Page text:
Importantly, in the example described, the axis 48 of rotation of the scan arm lies in the plane occupied by a wafer 20 on the wafer holder 22, and also intercepts the beam axis 21, as best shown in FIGS. 2 and 3. This geometry ensures that the implant angle of the wafer 20 can be adjusted by rotation of the scan arm 24 about the axis 48, without producing any movement of the centre of the scan pattern along the beam axis 21, and has been referred to as isocentric implant angle adjustment.

The wafer holder 22 may further be rotatably mounted by means of a rotary joint 50 at the distal end of the scanning arm 24, so as to be rotatable about an axis of rotation 51. The axis 51 is arranged to be parallel to the axes 29 and 30. Rotation of the wafer holder 22 about the axis 51 is controlled by a further motor 52, which is also controlled from the scan arm controller 46. In a preferred arrangement, the scan arm controller 46 causes the motor 52 to rotate the wafer holder 22 anticlockwise as the wafer holder is translated along the scan line 43 (FIG. 3), so as to maintain the orientation of the wafer 20 (and the wafer holder 22) constant about the axis 51. The motor 52 produces corresponding rotation during other elements of the scan pattern 42 so that the wafer orientation is maintained constant throughout.

The motor 52 is controlled by the scan arm controller 46 in accordance with a predetermined algorithm, in the same way as the control of motors 44 and 45. The algorithm for control of the various motors of the scan arm 24 may be stored in memory within the scan arm controller 46. Devising an appropriate algorithm would not present a problem to a skilled person. For example the relationships between the rotary positions of the various motors 44, 45 and 52 and desired positions of the wafer holder are defined by trigonometric equations which can easily be deduced by the skilled person.

The raster scan pattern illustrated in FIG. 3 provides relatively long reciprocating linear motions parallel to the axis of rotation 48, interconnected by short transverse motions, to produce a series of parallel scan lines relative to the beam axis 21. Alternative scan orientations and patterns can be used. For example in FIG. 4, the scan pattern of FIG. 3 has been rotated by approximately 45 relative to the axis 48. An appropriate algorithm can readily be devised and stored in the scan arm controller 46 to perform the scan pattern illustrated in FIG. 4. An advantage of the scan pattern of FIG. 4 may be that the long reciprocating movements of the wafer represented by the parallel scan lines 60, is accommodated by a relatively larger rotational movement of the distal scan arm part 41, and a relatively smaller angular movement of the proximal scan arm part 40. This may provide a reduced loading on the motors 44 and 45 during performance of the scan pattern. It will be appreciated that the scanning should be performed at relatively high speed in order to achieve appropriate dose uniformity, or a required low overall dose from a relatively high beam current, and in any case to maximise productivity.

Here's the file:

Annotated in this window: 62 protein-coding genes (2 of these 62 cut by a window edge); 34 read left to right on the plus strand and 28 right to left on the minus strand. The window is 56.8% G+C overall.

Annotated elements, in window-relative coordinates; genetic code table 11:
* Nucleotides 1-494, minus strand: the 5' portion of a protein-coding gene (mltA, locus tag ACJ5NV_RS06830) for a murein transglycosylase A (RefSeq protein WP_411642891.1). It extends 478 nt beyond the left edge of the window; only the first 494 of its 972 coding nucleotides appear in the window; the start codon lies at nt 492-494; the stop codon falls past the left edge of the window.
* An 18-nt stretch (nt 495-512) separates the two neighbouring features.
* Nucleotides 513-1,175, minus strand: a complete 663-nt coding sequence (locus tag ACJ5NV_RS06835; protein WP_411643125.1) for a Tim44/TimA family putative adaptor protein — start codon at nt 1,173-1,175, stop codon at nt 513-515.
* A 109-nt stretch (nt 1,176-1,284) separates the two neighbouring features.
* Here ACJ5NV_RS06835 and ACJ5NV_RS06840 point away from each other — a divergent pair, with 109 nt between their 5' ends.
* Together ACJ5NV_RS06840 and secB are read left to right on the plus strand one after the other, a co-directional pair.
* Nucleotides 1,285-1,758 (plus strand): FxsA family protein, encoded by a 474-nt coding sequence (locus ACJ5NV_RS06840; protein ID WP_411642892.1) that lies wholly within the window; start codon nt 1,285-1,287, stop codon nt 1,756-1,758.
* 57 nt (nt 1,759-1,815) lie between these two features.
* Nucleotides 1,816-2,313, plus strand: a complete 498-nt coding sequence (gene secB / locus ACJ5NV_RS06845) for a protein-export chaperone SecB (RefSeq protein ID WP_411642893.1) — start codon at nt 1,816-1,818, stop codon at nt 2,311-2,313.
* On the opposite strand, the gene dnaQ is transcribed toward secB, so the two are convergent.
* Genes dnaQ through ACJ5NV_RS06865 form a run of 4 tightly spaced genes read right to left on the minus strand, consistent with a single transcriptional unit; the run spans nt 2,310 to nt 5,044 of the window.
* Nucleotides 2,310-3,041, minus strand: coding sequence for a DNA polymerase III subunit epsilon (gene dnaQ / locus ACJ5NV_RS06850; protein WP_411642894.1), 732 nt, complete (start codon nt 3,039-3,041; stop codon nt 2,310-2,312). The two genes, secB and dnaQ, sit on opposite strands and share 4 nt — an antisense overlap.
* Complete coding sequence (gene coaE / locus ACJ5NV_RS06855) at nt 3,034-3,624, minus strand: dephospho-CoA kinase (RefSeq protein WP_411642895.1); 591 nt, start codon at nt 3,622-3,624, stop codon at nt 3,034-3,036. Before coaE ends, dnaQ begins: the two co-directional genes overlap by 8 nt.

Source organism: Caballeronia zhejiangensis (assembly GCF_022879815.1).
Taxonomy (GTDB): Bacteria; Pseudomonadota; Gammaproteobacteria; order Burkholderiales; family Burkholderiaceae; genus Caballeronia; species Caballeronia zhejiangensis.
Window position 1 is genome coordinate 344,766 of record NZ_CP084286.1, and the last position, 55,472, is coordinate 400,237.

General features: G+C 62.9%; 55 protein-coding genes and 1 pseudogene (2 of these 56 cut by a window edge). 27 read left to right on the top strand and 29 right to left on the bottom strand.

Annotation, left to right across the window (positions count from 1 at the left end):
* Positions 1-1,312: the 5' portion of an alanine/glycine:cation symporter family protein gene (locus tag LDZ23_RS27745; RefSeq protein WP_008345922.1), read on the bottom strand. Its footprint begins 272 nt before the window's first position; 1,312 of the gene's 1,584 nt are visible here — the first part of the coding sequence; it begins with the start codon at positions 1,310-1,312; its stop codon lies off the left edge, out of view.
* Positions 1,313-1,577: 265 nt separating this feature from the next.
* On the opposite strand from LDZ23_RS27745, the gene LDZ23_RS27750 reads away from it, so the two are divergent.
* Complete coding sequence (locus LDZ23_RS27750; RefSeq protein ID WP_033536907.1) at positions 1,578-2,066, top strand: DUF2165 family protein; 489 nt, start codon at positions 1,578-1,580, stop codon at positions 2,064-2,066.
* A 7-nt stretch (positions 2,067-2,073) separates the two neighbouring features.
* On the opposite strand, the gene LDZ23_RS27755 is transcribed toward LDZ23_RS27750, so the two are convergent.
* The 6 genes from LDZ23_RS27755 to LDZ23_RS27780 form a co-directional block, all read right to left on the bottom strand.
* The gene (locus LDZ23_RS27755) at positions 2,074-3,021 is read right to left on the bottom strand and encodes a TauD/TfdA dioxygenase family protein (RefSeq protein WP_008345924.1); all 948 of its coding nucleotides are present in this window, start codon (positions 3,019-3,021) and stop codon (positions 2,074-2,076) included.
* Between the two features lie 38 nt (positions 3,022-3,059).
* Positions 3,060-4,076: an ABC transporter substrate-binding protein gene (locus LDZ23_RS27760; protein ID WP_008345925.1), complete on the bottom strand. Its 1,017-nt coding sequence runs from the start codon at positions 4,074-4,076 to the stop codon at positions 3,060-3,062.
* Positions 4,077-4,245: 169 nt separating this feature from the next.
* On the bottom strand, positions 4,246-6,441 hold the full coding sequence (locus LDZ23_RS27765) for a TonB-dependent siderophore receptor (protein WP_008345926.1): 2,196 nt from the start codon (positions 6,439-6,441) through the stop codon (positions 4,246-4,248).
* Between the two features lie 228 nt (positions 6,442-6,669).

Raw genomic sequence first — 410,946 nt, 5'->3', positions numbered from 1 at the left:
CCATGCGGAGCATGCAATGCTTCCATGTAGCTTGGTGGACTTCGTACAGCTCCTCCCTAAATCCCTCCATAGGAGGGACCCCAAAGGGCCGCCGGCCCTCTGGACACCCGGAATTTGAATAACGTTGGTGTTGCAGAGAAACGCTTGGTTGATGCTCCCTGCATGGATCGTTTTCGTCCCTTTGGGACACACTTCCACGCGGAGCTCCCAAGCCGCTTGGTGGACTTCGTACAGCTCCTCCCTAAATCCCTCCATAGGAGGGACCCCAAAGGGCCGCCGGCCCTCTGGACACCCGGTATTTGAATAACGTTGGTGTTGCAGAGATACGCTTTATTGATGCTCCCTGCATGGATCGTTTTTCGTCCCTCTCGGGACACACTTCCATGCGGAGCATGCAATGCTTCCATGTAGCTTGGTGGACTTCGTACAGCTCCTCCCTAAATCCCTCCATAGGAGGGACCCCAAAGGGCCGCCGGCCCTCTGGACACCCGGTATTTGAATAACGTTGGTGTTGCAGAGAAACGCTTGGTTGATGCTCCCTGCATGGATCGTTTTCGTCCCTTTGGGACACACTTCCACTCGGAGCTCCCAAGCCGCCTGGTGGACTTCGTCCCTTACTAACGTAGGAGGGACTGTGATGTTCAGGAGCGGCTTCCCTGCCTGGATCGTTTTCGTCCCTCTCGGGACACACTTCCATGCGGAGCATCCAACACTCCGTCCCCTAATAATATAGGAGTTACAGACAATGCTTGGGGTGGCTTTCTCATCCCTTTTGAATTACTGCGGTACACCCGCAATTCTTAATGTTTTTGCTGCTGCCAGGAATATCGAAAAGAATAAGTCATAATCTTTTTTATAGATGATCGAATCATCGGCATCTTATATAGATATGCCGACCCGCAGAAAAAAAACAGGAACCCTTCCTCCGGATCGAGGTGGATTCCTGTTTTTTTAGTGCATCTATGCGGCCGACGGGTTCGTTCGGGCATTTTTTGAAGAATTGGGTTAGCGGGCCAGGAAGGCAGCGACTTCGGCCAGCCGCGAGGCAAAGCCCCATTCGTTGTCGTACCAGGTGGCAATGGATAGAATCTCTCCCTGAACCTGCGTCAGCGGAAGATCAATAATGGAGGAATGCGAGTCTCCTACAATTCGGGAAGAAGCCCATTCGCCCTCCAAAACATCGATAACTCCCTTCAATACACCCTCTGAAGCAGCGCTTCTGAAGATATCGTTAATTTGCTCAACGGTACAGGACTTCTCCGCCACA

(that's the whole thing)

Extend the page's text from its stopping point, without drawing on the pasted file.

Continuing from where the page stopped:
Although the scan pattern of FIG. 4 is illustrated with the rapid scan lines 60 extending diagonally between top left and bottom right in the figure, it should be appreciated that the scan arm may be mounted in the end chamber so that gravity acts on the scan arm substantially perpendicularly to the scan line 60 in the direction of the arrow 61. Then the main reciprocating motion of the wafer holder along the scan line 60 can be horizontal, again minimising loading on the drive motors 44 and 45 of the scan arm.

FIG. 5 illustrates a further arrangement by way of example. In FIG. 5, a proximal scan arm part 70 is mounted for rotation about a rotary joint 71 relative to a chamber floor part 72, so as to be substantially vertical in the end chamber of the implanter. A distal scan arm part 73 extends generally horizontally, and the ion beam axis 74 is substantially at the level of rotary joint 75 between qthe proximal and distal arm parts 70 and 73. Wafer holder 76 is rotatably mounted by a rotary joint 77 at the distal end of the arm part 73. The wafer holder 76 can be scanned across the beam axis 74 in a desired scan pattern by appropriate simultaneous control of respective motors driving the rotary joints 71, 75 and 76.

In this arrangement the axes of joints 71, 75 and 76 are preferably parallel to the beam axis, and the wafer holder 76 holds a wafer to be implanted so as to be normal to the axis of joint 77 and to the beam axis 74. FIG. 6 illustrates a modification which can allow the implant angle to be adjusted.